Internet and Cyberspace Law
The Internet brought with it news ways of conducting business, but also presented a number of new situations which the existing legal structure was ill equipped to handle.
Foremost among these new challenges is the digital age's unprecedented ability to gather and maintain large amounts of data. In the past, these mundane pieces of information -- addresses, birthdays, photos, shopping habits -- were not necessarily private but were very difficult for one person to find. However, computers can store incredible amounts of information, and data mining algorithms can use this information to create complete individual portraits. Many lawmakers are currently evaluating policies that seek to maintain privacy while still allowing some people to extract useful information from the data.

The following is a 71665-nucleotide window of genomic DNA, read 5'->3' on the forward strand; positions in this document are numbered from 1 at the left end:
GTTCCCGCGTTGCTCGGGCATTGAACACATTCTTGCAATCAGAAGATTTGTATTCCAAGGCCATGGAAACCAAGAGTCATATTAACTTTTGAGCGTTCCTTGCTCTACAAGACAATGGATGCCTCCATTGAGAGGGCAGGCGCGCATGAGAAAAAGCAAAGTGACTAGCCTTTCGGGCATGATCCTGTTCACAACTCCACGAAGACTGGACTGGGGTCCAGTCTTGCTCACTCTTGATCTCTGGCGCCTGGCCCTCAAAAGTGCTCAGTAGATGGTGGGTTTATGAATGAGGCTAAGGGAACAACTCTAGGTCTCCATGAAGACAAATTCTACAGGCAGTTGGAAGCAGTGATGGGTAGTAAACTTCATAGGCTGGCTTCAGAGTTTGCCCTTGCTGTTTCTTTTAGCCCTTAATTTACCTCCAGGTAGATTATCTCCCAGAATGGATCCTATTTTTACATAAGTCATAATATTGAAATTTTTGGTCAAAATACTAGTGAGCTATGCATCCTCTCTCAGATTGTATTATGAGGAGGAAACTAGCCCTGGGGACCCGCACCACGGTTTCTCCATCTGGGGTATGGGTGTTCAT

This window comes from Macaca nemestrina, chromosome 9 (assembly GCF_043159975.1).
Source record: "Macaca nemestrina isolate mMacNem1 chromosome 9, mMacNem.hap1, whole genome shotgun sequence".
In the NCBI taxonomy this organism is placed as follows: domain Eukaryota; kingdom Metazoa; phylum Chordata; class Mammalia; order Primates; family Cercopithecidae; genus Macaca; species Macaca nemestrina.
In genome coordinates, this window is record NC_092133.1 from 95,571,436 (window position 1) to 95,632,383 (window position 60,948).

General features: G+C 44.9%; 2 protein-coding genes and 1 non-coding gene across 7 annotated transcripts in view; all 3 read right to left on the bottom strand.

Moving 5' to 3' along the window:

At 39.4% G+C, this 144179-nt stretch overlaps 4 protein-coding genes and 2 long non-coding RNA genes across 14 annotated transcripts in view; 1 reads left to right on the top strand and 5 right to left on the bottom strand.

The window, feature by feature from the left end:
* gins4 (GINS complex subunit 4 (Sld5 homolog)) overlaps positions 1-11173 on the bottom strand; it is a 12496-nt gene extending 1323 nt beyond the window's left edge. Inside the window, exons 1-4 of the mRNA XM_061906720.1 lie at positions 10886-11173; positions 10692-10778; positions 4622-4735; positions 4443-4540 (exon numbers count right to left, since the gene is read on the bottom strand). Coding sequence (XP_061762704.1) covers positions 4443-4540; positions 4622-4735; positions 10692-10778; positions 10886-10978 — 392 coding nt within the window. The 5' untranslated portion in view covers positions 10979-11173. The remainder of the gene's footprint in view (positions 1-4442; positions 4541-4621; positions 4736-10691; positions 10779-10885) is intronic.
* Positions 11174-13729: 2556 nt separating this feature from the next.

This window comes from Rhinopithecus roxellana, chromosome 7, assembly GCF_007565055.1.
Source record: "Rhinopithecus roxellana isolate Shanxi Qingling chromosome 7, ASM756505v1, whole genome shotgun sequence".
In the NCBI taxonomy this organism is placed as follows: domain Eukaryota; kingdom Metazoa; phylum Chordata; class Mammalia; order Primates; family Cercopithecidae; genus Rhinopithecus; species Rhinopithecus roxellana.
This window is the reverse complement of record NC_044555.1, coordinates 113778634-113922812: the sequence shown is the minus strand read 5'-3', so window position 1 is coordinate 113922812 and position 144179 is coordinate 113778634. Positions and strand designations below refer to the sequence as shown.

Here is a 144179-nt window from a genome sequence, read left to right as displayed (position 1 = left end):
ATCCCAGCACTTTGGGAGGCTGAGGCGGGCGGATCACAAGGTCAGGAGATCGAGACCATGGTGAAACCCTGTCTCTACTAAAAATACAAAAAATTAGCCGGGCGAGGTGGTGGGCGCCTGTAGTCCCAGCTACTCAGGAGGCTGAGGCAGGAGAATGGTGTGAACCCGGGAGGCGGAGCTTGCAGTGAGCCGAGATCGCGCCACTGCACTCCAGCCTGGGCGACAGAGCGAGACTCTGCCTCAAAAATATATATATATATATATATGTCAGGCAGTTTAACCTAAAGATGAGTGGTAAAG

Computers and the Internet affect many other areas of law. The ability to quickly, cheaply, and accurately copy and disseminate copyrighted works presents new challenges for intellectual property lawyers. Consumers habitually agree to arcane End User Licensing Agreements without truly understanding them in order to use important websites and online services. Finally, the Internet allows people from different states and nations to conduct business and communicate with ease, which brings transactions that were typically the domain of one government into the domain of several different governments.
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